Two Charlottesville Women on Activist Wall Share Unique Bond
CHARLOTTESVILLE, Va. (WVIR) - A Monticello historian and a mental health advocate are two of the hundreds of community activists with their portraits on the side of the Violet Crown Theater. The two women share a bond formed over a unique connection.
Niya Bates is the director of African American history at Monticello. She spends every day working to tell the complete history of the enslaved community and their descendants.
When she saw her portrait on the community activist wall was next to Myra Anderson’s that moment was even more special. It was a surreal moment when Niya Bates found out her portrait would be featured on the community activist wall, honoring those fighting for social justice in Charlottesville.
"I was just kind of humbled to be asked to be a part of that," says Bates.
Right next to her portrait is Myra Anderson’s, president of Brave Souls on Fire, a mental health advocacy group.
"The aha moment for me was not just seeing my picture on the wall but just seeing this fabulous woman beside me that I know is doing great things," says Anderson.
Bates interviewed more than 200 descendants of the slaves Thomas Jefferson owned for her African American oral history project at Monticello.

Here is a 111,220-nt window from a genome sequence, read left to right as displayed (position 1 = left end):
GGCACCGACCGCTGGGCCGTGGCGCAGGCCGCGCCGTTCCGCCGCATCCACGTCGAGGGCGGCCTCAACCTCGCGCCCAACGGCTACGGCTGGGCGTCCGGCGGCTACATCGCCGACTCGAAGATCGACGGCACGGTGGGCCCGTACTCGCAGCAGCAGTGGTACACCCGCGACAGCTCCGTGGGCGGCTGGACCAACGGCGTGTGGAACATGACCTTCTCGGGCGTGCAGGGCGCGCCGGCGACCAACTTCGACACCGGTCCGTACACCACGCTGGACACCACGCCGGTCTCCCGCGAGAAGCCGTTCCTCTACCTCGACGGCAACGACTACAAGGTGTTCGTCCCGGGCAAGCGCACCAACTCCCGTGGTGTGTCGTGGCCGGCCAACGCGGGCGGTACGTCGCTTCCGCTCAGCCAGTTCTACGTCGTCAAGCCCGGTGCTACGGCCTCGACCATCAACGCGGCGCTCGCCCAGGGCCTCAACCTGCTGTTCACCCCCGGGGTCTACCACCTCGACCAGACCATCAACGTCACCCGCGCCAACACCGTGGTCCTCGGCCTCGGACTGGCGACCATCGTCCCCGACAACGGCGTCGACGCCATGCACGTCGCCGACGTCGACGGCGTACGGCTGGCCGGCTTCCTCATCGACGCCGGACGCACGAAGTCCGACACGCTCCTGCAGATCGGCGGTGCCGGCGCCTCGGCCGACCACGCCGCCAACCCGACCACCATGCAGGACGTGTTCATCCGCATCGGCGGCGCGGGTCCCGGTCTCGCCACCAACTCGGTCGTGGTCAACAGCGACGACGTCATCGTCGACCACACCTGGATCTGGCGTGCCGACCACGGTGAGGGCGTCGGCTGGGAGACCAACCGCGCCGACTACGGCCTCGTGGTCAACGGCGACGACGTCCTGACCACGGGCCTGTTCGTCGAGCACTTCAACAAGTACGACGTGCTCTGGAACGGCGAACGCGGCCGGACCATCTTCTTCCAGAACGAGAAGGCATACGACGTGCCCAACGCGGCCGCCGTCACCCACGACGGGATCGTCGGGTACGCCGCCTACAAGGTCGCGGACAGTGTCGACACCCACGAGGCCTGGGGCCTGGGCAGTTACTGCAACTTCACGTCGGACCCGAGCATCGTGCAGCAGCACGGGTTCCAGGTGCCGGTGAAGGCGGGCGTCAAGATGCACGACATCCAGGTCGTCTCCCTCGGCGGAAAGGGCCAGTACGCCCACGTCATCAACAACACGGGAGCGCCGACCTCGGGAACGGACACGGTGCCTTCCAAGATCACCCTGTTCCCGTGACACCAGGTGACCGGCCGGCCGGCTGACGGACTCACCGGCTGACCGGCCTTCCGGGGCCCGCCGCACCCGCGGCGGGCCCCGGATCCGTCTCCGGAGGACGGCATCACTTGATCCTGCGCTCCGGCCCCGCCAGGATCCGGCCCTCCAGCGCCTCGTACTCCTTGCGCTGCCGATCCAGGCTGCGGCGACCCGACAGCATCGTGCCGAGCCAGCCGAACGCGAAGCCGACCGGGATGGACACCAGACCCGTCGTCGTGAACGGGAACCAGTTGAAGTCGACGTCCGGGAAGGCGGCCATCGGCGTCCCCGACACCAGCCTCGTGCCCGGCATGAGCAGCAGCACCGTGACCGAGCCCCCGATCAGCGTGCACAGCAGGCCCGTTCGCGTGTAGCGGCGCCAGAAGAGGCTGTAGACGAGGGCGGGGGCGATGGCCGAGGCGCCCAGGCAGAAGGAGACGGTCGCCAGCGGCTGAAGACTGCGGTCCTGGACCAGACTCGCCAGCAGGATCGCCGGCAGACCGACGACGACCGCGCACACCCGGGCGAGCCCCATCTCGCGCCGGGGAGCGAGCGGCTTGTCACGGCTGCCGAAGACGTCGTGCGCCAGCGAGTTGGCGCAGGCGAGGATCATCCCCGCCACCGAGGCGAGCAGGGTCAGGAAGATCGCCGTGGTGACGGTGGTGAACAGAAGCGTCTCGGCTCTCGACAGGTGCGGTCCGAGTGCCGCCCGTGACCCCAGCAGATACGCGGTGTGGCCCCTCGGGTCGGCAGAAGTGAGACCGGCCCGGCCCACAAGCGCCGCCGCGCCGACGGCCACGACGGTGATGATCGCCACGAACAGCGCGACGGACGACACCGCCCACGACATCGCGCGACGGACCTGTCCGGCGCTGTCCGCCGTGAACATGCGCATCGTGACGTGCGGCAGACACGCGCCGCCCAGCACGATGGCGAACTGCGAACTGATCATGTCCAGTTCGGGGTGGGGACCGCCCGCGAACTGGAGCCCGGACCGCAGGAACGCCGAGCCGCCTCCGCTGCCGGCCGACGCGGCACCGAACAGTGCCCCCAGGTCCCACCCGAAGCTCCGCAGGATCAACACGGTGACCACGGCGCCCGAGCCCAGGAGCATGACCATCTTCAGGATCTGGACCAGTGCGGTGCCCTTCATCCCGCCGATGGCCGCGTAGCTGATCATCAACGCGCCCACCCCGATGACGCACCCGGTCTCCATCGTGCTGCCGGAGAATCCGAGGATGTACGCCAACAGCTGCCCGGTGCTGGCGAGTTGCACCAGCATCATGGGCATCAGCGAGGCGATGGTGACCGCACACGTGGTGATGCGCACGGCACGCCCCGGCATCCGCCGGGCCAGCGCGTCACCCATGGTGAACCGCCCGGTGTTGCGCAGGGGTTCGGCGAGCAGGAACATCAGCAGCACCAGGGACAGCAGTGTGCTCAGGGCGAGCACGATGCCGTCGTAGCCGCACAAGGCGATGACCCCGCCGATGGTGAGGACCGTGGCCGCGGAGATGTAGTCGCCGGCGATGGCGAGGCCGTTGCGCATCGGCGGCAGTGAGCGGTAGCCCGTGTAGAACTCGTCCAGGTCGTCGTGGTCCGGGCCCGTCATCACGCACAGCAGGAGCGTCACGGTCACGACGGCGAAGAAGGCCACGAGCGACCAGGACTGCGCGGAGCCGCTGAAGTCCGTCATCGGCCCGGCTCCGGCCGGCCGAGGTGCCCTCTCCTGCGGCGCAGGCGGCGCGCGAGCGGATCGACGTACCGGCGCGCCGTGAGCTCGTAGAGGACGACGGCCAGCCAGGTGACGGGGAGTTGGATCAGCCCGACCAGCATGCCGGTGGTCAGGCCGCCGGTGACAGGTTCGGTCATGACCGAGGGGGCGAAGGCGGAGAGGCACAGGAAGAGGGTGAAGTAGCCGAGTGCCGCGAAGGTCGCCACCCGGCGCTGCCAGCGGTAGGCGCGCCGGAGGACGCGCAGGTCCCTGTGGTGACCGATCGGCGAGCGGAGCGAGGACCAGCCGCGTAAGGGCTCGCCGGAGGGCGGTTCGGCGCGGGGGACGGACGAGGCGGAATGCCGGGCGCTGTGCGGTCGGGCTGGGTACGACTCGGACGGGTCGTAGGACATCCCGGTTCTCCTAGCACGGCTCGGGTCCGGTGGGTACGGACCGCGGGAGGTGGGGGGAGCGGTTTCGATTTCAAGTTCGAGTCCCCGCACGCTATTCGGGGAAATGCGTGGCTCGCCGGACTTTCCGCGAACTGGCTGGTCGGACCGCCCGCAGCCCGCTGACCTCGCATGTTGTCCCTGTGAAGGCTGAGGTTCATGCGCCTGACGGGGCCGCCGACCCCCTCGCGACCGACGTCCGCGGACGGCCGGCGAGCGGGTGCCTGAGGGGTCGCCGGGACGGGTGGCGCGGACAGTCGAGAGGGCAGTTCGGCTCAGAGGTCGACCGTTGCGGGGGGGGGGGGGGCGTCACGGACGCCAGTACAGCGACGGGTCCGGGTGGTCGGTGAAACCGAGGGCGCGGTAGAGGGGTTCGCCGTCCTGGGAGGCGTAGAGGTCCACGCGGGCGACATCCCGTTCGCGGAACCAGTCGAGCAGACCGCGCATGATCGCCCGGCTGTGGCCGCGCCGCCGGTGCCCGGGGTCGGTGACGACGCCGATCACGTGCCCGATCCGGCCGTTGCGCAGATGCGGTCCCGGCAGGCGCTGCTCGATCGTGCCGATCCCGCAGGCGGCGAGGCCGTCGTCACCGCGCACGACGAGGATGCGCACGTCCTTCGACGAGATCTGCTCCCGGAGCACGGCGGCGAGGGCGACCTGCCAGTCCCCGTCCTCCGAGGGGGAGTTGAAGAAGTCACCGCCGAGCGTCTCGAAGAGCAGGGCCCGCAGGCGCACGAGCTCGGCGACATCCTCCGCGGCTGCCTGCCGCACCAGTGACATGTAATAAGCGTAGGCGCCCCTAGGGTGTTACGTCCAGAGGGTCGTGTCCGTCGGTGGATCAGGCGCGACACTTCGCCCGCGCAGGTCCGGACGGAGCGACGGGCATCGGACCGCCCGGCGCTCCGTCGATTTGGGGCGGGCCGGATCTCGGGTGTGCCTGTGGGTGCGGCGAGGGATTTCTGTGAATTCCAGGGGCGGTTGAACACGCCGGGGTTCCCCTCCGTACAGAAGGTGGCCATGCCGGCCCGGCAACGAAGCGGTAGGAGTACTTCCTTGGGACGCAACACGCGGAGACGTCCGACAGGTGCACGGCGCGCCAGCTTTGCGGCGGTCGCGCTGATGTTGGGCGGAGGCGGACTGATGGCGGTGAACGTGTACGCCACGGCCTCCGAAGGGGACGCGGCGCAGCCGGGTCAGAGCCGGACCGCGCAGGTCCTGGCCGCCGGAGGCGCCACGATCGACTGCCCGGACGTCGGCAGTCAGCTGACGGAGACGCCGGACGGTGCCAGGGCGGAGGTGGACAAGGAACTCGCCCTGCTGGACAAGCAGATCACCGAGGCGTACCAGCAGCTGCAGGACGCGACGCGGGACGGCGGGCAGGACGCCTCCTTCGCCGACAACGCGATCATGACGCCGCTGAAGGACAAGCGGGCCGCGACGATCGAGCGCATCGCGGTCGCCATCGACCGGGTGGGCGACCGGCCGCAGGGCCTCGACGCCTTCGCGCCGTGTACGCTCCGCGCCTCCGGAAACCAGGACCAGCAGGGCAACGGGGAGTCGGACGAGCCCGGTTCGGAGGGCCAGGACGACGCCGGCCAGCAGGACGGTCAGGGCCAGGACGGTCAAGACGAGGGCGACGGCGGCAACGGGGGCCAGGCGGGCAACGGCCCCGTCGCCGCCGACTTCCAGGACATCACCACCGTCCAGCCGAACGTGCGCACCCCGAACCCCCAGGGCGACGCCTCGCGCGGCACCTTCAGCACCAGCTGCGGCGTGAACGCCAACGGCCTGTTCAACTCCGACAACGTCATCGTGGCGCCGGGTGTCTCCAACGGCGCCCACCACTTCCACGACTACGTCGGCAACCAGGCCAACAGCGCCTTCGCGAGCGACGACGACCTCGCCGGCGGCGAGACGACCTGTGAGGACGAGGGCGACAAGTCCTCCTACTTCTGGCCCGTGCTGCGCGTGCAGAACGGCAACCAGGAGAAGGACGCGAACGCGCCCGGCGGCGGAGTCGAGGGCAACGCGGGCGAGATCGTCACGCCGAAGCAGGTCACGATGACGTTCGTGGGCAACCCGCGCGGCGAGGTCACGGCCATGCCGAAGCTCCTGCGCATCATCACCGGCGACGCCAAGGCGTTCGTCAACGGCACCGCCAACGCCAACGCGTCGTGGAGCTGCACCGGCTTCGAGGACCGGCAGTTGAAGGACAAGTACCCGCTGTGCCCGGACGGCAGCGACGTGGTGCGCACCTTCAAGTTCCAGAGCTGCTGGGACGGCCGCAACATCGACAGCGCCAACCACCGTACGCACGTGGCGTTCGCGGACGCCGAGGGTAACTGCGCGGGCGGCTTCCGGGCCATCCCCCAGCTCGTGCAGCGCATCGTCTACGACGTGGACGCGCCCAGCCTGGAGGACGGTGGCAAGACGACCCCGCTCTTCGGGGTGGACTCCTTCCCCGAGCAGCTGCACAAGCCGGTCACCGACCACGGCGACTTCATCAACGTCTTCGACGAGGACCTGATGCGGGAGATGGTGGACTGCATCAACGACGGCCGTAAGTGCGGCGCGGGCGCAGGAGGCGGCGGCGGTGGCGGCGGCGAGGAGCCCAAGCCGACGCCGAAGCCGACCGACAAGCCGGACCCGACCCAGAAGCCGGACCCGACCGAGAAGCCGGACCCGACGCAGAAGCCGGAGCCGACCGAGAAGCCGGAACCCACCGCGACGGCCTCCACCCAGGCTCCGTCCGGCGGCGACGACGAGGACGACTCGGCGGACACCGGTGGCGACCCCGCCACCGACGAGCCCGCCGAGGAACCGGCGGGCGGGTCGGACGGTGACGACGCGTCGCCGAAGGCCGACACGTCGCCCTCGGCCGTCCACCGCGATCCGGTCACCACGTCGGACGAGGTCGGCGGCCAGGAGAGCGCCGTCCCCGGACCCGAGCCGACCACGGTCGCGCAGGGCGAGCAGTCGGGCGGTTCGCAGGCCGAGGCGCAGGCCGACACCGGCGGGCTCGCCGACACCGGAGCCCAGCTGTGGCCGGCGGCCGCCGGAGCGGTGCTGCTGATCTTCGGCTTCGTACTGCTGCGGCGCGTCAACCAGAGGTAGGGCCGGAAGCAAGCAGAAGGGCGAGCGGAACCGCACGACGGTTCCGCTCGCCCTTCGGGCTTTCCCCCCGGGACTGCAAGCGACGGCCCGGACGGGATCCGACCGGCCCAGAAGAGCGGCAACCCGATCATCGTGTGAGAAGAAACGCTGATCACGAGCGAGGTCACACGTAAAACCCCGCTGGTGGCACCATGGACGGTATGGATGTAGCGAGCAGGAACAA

"One of the biggest things that we are attempting to challenge is that slavery at Monticello equals Hemming's when there were a lot more families that were enslaved there,” says Bates.
Anderson and Bates were a part of the Charlottesville delegation that visited Winneba, Ghana in April 2018. Before the trip the two women had never met.
"When she said she was from Monticello I was like ding ding I’m going to introduce myself and see if she knows who I need to talk to there to get connected.” Anderson expressed.
Little did Bates know that Anderson is a descendant of one of the eight main enslaved families that lived at Monticello.
"It just gave me chills that we were 4,000 miles away from home and that’s where we made the connection of something here,” Anderson said.
The pair instantly formed a friendship.
"The timing was so perfect because they were just getting ready to have a very very big anniversary celebration for all of the descendants of the getting the word," says Anderson.
Bates and Anderson will continue to be side by side on the wall and in life.
"It directly works to the work that I do on a daily basis but also Myra is my friend and she's someone I’m really privileged to know in Charlottesville," Bates expressed.
Anderson and her mother now serve on the descendant’s advisory committee at Monticello.